In The Girl Who Died, Una travels to an isolated village in northern Iceland to teach two young girls. The community has a population of only ten. The climate is cold and foggy. The neighbors are less than friendly. And then there is the nightly visitation from the ghostly girl in Una’s attic flat.
“Teacher wanted at the edge of the world.”
The atmosphere is thick in the newest Nordic noir to be translated for US audiences. As with all Nordic noir, the pacing is as slow as molasses dripping from a spoon. Usually, that is solved by speeding up as the conclusion arrives. However, in The Girl Who Died, the ending is very disappointing. It almost seems like the author reached the number of pages the editor requested and just had to tie up the entire plot in five pages or less.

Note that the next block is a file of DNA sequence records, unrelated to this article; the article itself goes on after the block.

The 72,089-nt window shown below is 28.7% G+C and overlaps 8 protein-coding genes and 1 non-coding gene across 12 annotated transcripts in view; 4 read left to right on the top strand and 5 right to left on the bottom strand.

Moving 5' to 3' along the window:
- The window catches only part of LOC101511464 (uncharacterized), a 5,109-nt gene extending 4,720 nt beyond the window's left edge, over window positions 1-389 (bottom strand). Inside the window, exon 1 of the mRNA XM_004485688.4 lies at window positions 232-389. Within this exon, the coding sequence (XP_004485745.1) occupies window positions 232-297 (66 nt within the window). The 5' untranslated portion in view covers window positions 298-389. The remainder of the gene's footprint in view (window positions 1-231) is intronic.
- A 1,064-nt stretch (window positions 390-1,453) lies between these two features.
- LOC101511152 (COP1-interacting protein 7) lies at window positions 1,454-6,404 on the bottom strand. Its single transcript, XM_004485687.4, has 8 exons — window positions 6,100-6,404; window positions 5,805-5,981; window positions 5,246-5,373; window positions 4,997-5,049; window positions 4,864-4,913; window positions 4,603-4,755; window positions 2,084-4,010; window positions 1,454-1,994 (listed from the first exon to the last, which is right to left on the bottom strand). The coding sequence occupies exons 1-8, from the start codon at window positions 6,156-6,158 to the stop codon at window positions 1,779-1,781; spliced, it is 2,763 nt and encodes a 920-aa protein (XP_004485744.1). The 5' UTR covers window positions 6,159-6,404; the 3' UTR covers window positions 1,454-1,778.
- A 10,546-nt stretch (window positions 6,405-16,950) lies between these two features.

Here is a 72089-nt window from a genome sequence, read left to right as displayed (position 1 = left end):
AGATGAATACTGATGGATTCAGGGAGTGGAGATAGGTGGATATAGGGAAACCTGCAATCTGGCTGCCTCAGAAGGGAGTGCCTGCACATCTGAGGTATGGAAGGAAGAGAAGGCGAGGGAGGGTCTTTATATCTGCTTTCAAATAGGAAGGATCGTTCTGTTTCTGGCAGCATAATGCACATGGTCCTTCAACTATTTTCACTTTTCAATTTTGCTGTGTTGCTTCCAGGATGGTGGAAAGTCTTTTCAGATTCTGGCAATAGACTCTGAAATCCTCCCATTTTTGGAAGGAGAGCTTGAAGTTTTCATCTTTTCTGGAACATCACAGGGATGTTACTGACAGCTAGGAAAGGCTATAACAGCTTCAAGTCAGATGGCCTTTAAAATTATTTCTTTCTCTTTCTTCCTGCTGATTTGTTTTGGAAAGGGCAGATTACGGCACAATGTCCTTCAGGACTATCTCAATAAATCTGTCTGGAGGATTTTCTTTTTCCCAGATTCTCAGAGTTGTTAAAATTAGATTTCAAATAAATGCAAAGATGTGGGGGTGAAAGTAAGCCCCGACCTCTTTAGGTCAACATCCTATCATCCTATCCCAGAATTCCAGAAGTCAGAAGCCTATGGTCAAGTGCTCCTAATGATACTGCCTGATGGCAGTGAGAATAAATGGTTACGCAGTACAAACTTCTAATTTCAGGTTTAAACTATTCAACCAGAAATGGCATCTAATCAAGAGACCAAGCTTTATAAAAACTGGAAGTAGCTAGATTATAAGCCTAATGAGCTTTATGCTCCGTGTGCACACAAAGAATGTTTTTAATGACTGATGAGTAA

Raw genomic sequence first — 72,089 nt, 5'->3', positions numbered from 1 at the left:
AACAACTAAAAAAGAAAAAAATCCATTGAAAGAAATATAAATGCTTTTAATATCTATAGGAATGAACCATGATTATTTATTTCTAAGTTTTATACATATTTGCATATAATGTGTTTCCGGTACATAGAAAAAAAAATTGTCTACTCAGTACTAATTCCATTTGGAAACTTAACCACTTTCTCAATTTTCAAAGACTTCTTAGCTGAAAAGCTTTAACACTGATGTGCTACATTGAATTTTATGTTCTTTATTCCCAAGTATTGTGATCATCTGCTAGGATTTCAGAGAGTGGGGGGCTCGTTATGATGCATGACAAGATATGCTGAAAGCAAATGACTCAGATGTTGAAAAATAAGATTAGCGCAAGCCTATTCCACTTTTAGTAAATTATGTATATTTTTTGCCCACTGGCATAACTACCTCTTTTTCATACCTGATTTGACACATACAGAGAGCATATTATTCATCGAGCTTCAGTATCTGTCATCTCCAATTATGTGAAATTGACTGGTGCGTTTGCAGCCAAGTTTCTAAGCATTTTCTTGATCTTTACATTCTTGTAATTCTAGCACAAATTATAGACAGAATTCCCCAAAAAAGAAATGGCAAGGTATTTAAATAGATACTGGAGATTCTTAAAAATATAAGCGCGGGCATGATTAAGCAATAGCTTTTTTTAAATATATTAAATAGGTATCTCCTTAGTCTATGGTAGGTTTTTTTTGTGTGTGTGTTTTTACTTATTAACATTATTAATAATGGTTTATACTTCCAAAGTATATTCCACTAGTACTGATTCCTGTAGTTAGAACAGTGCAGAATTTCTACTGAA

If you read this type of book for the atmosphere, then this book is for you. Otherwise, it is probably best to wait for it to be made into a film. Hopefully, the screenwriter will punch up the ending. 2.5 stars.
Thanks to Minotaur Books and NetGalley for a copy in exchange for my honest review.